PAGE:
As Scotland’s largest city, Glasgow is famed for its culture, shopping and people. Spend your day exploring a wide range of fascinating free museums and galleries, enjoying the UK’s best shopping outside of London, and taking advantage of tips from friendly local people on the city’s hidden gems — then choose from 130+ weekly musical events for a special night out. Glasgow is also the perfect base for exploring more of Scotland, with great connections to the Highlands and the islands.
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  • Edinburgh
    Edinburgh is Scotland’s capital city, renowned for its heritage, culture and festivals. Take a long walk around the centre to explore the World Heritage Sites of the Old Town and New Town, as well as all the area’s museums and galleries. Then stop for a delicious meal made from fresh Scottish produce before heading out to take in one of Edinburgh’s many events — including the famous summer festivals of culture, or the Winter Festivals of music, light and ceilidhs.
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  • Newcastle upon Tyne
    Once a shipbuilding city, Newcastle's flashier claim to fame is nightlife. Throw in a heap of premium restaurants serving foods from all over the world and it's no wonder young partiers choose to blow their hard-earned (or not-so-hard-earned) cash in Newcastle. While these amenities are certainly a draw for the hipsters and culture-seekers, it's the locals that make Newcastle a truly special place to visit. "Geordies," as they are often called, embody the pride, industriousness and resilient spirit of their city.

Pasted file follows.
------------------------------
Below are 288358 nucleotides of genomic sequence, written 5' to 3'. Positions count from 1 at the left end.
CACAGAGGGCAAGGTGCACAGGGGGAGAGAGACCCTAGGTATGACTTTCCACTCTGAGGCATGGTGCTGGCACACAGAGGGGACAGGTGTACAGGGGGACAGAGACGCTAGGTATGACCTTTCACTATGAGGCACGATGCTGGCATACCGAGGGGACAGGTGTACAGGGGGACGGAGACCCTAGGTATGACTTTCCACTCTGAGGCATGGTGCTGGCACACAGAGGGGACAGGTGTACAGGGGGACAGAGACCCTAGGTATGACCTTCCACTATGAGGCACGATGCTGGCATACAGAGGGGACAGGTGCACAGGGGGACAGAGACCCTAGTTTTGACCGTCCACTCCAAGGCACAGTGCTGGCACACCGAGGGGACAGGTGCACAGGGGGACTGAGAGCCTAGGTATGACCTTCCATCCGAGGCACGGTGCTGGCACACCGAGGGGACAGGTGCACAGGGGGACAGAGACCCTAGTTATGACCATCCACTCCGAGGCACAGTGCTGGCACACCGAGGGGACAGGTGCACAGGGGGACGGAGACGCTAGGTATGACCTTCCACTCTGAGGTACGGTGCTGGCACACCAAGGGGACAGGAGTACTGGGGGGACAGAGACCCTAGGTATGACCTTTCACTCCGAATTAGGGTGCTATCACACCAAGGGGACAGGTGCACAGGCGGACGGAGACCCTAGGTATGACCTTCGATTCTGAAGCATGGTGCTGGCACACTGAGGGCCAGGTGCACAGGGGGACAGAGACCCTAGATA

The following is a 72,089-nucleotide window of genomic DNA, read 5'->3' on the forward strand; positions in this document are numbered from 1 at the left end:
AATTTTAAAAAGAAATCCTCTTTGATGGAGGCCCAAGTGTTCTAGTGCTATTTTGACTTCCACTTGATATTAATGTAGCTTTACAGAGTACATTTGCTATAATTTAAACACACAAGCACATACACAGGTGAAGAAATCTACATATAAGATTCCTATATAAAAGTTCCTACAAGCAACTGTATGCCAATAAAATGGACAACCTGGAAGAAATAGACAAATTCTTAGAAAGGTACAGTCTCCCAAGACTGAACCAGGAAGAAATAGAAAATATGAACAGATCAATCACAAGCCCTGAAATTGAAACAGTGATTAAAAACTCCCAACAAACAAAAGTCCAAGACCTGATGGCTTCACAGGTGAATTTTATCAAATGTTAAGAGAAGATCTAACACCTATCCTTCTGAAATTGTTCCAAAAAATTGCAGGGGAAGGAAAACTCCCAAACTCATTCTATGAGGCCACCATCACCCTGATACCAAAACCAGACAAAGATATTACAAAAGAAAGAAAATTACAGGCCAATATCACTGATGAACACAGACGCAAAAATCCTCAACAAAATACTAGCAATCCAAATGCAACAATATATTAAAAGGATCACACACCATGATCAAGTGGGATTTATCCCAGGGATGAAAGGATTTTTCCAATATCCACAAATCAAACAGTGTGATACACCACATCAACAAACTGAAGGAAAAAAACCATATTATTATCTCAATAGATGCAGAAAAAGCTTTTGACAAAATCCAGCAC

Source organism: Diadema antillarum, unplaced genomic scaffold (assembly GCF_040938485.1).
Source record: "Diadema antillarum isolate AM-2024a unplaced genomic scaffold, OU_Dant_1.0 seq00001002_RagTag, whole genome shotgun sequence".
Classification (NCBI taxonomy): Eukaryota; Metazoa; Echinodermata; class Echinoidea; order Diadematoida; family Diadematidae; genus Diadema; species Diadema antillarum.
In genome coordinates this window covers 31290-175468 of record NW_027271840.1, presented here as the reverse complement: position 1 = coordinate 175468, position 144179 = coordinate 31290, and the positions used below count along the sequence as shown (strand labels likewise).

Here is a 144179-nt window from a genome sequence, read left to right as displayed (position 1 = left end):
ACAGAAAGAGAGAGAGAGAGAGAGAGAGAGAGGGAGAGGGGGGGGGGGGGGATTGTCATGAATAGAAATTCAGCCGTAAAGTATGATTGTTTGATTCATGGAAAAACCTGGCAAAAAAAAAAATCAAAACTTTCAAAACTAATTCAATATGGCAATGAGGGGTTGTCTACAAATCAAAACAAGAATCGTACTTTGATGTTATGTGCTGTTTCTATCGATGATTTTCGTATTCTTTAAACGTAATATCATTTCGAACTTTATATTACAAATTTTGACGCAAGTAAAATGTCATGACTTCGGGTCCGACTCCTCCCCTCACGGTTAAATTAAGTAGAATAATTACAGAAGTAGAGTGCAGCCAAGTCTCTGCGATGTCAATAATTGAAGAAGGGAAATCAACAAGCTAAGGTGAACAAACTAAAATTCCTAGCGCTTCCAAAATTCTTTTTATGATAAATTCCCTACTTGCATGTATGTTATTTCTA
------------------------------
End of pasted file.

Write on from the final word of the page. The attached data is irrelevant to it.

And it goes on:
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  • Leeds
    Leeds, a city in West Yorkshire, England, was one of the leading centers of industry in Victorian England. The Leeds City Museum is a great place to brush up on local history, and many TripAdvisor travelers say no visit to town is complete without exploring the Royal Armouries. You’ll also find lovely parks and a lively restaurant scene, with many eateries specializing in international cuisine.
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  • Manchester
    Famed for its football team and music scene, which has produced the likes of The Smiths and Oasis, this centre for sports and the arts is a down-to-earth and friendly city. The so-called Capital of the North has overcome industrial decline, bombing (in WWII and by the IRA) to become a confident and cosmopolitan city of well over two million. It is well served by a bus and light rail network. Top attractions include the Lowry art complex, arcade Affleck's Palace and Canal Street gay village.